Is this ability to understand what the customers trying to accomplish at a company level and then certainly at a personal level, because that's how people make decisions, as they act out of their own rational self interest, and translate that to the features and functions but, more importantly, the results that can come from the product that they are offering, and there a broker of that connect action. Now the that, in theory also should be what in a is responsible for exactly. They should be curious, they should they should have that drive to understand the business opportunity and whether the capabilities of the product can meet that. But I guess the way that I would characterize the difference there is is my expectation of a's as always, that they have an undergraduate degree in the in the technical capability, and when you need that graduate student level of detail, that is where an se can provide that. It also is one of the challenges of conversations like this is a you can come across this fairly generic because it really does vary market to market and product to product, because in some instances, like I have a close friend of mine who is at Hashey Corp, which is a series of devops related products, and I think they're the AE is really an see they have to have that graduate degree in the in the technical detail the product to even know how to initiate a conversation about sales. And then the se there is is a developer, because you got to go almost down to the to the bare metal level, but then add a at a business productivity tool or, you know, marketing or customer facing sort of tool, then the se is not as deep technically but is more of that business consultant and solution oriented broker and and then the seller is really more focused on the relationship intelligence and how to navigate the organization to find the people that the products going to resonate with. So it does vary quite dramatically, but I've always that visual metaphor of undergrad degree in the product for AE, graduate degree in the product for the se was a good yet visual that. Were you paired when you were at sales force, where you paired with sort of an account executive or a series of count executives, where you camped on closed one business where you treated and then how did you make the transition from see into either account executive or sales leadership? What was that evolution like? Yeah, yeah, well, are for the model. I was always in the corporate sales organization, which funny, every year that I was there, the line of what they thought could be handled by this these junior inside sales reps running around in San Francisco, in Toronto, that that line moved every year because we could prove that that model, that inside sales model, which is really hybrid because we would get in from the customer where we had to, but we tried to get efficiency through all the online tools where we could. The line moved every year. But in the in the corporate unit, we were a pooled resource, so you weren't paired necessarily to two or three as into a territory, but you could work with anyone and it was a little bit like homecoming King and Queen Contest, because you would you would want to get picked by the best a ease. But my Stra ategy there, which I think was a bit different at the time, was instead of just doing the same, and we used to call it the Shit Show Harbor Cruise, which is, you know, the sales fir stems like and here's the accounts tab and over here is the Opportunity Shab like you're pointing out the Statue of Liberty and LS island. You know, there was one strategy, is like stay in the same conference room and have the a's roll through, do the same exact demo to to whatever the customer was. It didn't matter. They were getting the same and I want I just like. I wouldn't have been able to do that out of boredom, but to I thought I could add more value as being a considered, not a resource, to the AE, but as a peer, and their mindset was applied to different parts of the sale cycle and had relationships with different people. But I could provide that same sort of value, not just doing demos and being the quote unquote technical expert, but but being a peer to the AE. And so I would go to the first prospect and calls. I'd be involved in the pricing, external with the customer and internal with the Pricing Council that had to approve this crazy scheme that we were coming up with, and I think in that way it prepared me for the next job where that was supposed to be my day job. I had gotten a lot of on the job training and because I'd worked with so many different as, I was able to formulate a style learning from what each of them did well, and it was fantastic preparation in that way. So yeah, talk about the the so, you know, one of the big questions from the audience a lot of the time or just a thought and people's head to the point of you know that fictional or...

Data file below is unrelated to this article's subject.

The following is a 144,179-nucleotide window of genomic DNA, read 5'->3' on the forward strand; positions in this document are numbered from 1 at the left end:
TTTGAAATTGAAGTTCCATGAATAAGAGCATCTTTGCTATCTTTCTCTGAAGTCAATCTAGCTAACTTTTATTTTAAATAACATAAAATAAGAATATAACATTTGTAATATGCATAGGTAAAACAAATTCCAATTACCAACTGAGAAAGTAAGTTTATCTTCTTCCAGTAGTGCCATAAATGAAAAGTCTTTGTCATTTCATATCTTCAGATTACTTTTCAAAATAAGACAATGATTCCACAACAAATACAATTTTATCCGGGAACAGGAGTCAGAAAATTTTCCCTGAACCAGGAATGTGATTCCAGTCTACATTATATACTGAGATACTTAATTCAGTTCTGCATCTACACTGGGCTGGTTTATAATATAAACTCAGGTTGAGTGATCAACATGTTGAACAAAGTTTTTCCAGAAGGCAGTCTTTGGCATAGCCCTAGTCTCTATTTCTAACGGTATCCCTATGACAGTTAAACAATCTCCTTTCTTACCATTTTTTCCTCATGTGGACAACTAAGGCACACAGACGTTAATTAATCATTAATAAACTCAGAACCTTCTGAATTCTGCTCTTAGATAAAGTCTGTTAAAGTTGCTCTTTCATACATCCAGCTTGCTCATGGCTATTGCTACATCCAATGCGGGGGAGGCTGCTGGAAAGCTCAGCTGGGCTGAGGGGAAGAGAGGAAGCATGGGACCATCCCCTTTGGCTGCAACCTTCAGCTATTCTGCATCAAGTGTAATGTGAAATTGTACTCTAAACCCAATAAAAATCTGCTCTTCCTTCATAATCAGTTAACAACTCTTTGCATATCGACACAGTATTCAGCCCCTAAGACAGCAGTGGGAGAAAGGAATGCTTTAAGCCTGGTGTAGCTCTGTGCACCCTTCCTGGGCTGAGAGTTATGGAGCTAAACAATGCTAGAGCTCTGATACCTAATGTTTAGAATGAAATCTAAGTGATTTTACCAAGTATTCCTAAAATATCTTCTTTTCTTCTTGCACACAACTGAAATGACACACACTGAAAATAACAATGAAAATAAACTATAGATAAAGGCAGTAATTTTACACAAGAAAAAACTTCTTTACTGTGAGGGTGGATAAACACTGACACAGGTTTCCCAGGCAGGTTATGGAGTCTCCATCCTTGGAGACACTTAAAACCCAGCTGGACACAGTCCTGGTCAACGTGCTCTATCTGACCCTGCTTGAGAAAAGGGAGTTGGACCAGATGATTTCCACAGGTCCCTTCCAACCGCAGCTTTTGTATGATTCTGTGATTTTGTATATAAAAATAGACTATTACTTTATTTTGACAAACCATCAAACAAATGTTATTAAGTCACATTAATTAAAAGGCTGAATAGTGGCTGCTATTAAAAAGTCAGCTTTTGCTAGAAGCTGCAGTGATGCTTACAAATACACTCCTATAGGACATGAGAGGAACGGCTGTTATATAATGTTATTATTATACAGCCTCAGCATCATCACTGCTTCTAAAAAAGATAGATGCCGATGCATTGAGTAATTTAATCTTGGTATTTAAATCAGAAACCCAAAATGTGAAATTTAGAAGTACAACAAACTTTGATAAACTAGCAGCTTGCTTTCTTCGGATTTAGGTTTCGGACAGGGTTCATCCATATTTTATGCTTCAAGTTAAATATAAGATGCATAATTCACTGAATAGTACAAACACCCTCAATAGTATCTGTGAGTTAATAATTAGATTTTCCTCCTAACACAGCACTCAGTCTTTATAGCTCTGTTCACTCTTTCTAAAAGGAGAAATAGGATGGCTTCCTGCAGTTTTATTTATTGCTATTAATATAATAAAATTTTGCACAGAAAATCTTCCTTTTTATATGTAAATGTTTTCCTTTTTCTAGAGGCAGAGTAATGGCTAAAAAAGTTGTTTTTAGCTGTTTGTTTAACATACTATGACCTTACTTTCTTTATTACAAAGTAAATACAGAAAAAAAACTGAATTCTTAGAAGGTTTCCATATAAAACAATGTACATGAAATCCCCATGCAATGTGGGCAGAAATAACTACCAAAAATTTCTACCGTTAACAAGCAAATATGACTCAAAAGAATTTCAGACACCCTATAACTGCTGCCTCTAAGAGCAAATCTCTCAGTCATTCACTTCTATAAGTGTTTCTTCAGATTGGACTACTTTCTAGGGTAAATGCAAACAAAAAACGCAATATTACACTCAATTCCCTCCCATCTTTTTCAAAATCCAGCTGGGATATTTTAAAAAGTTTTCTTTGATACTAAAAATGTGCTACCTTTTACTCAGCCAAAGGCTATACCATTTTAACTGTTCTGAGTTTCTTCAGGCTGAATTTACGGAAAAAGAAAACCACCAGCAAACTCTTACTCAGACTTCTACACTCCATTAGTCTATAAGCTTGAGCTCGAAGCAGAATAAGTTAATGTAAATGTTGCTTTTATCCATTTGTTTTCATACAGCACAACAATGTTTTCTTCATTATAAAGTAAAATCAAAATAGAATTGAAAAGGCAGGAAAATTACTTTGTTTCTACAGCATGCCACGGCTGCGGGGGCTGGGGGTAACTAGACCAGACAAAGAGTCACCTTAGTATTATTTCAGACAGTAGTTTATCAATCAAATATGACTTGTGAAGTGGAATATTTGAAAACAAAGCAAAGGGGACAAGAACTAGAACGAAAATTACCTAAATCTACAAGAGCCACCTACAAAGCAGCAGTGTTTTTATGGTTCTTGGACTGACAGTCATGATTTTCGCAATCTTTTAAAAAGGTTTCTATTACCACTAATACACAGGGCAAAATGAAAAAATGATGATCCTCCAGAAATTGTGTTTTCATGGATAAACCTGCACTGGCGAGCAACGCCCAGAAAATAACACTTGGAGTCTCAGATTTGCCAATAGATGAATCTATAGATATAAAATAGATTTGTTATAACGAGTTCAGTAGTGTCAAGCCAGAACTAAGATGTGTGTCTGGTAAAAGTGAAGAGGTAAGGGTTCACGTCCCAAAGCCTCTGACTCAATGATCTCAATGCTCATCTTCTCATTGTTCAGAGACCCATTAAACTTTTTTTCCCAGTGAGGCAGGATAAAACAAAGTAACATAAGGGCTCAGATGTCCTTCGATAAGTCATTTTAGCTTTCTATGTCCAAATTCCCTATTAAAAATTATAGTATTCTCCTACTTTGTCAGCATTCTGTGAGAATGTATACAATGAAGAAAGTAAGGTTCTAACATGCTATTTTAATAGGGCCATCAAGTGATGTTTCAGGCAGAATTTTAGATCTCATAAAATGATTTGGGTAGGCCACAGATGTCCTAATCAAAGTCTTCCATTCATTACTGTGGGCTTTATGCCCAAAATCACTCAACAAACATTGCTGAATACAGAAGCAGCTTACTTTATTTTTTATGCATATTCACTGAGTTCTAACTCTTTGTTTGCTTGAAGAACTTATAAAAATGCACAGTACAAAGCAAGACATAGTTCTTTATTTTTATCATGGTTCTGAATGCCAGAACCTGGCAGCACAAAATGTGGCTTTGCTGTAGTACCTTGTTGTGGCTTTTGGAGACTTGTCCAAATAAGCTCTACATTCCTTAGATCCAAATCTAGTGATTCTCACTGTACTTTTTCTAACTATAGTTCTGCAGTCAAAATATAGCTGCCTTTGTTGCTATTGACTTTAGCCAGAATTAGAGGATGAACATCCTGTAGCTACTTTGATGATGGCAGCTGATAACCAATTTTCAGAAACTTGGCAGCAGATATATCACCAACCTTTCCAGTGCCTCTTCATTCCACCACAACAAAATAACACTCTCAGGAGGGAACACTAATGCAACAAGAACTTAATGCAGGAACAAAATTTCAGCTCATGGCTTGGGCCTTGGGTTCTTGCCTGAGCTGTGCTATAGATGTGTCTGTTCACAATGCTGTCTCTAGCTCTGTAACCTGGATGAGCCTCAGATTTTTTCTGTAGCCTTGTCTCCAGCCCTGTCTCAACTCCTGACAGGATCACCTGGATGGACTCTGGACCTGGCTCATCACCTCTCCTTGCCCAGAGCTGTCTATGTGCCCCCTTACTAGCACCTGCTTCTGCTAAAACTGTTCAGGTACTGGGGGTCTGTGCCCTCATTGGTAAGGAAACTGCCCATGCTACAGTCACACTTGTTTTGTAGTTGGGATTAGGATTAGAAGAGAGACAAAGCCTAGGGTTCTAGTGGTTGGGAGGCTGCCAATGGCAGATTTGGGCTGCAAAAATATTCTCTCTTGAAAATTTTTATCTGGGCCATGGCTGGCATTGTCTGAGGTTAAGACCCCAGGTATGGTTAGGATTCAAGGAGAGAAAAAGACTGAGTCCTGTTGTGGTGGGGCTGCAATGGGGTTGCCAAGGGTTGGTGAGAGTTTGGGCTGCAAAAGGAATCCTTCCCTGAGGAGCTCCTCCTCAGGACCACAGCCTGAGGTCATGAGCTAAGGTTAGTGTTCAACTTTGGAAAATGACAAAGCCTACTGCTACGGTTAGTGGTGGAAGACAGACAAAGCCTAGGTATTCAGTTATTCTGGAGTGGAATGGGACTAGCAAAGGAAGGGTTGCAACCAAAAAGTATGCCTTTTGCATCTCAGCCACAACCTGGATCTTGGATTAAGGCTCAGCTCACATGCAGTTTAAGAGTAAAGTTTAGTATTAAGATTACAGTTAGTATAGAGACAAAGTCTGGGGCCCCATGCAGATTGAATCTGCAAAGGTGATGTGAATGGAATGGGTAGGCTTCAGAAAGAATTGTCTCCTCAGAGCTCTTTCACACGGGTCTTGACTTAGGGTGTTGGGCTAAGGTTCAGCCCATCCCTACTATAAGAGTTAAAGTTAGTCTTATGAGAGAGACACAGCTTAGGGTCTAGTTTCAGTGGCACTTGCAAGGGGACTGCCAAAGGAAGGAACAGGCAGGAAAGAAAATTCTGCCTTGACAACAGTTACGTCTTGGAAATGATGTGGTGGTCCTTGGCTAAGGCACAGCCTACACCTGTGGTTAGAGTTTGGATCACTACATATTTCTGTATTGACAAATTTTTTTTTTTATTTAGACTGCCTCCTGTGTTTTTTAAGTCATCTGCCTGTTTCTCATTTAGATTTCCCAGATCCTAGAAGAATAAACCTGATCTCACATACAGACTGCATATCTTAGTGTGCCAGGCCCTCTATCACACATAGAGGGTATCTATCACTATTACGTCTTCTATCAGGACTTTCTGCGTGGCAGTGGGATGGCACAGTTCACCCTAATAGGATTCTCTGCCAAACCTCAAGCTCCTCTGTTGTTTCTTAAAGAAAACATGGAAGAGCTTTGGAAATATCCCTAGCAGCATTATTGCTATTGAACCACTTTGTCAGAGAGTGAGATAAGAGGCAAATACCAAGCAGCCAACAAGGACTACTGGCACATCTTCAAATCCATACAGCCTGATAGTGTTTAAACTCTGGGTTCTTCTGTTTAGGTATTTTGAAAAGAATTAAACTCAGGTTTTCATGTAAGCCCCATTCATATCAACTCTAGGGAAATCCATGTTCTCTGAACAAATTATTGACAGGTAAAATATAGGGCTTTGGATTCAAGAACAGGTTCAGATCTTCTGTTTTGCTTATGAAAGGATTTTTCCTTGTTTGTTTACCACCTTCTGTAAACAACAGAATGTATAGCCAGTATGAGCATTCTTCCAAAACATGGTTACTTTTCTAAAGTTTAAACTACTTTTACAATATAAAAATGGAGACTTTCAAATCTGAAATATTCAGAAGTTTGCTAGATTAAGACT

...maybe non fictional s Dr that you know has their life planned out and wants to be a VP by thirty one. You know, there's sort of two big inflection points. One of them is moving from individual contributor to manager, and then the second is moving from manager to manager of managers, because being a frontline manager and then being sort of like a VP of sales cro are sort of step functions and complexity perhaps, or at least skill set. So how did you know that? You know you wanted to be a manager? What were some of the lessons that you learned? How did you learn them? Walk us through that evolution as you went from individual contributor up the ladder. Yeah, thinking back to that time and it and maybe I'll first zoom out and say the thing that I care the most about for anybody is that they had genuine, authentic energy for the work that they do, because if they have that, then all the good stuff that comes along with that, the results, the the calm, the career growth. I think it stems the the fountain head is that you you give a shit about what you do, whatever that is, and so the trick for any of us in our careers is to find that thing that you would do even if you weren't getting paid. Again, it sounds Cliche, but I think that's the energy that sustains especially in startups, when your every day feels like either wild success or abject failure, like you got to come back to where that genuine energy is from. And so every time you move from a roll there's always a question. You can't really know it until you do it, like am I going to have that genuine energy for it? And that was for me. The first question was going from se to AE. was that something where I was giving up what I really loved and was I going to get enough of that genuine energy? And for me, luckily, that turned out well, where I loved the AE role as much as I love the se roll, for different reasons. And so then the question about moving from I see the manager is it. That is to me the biggest change, because it is an especially from ae to ae manager, because the way that we architect these roles and organizations is like you kind of the world has to revolve around you and you get this this ego feed of going to club and being on stage and no matter what, even if it took the village, like you're the person that caught caught the touchdown and carried it across the goal line, even though every single person in the organization was involved in getting that ball from the quarterback's hand into your hands. And and so the big question is like, if I've had that ego feed and I got energy from it, am I going to get the same feed from not making it about me but making it about the folks on my team? And that's a huge, huge shift that you have to do some personal analysis and just be real with yourself. Of Am I cool getting energy from seeing people that I'm responsible for successful and not having it be about me? And I draw a big pair, or a big distinction I should say, between manager and leader, because, see me, a great manager is someone who chameleons their self to what they're that individual person needs on their team to maximize their potential, because everyone is is a snowflake, super unique and different and you've some people need to kick in the ass, some people need a pad on the back. You have to be able to intuit that and then mold yourself to what they need so that they do their best work. That, to me, is like the mark of a great manager. And so that was a question for me moving from from AE to manager, was was I going to be able to do that chameleoning a and be was I going to get as much authentic energy from seeing somebody on my team be successful as I got when I was successful individually. And I remember actually a very distinct milestone where the results of that experiment became clear, was I had my first management role at sales force, was building a team of platform as. So we had acquired Hiroku and we had the underlying technology like forcecom and databasecom, where people could build custom applications and not just use the sales and service cloud outs out of the box. And so I build this team of a's and being an overlayer with a called co crime, now it sales force, is really tricky because you don't own the account and an opportunity directly. You're you're an influencer, a specialist, and so you got to do a lot of internal selling as much as you're doing external selling. I'll never forget I hired a guy my team and he was aligned to a particular region. So he had these rvps that he was building relationships with and sitting in the in the break room getting a coffee or drink or whatnot, and that one of the RVPS and came up to me and he said, Hey, this guy, he is amazing. He nailed this meeting that we were at. I'm so glad that he's the line of my team. We're...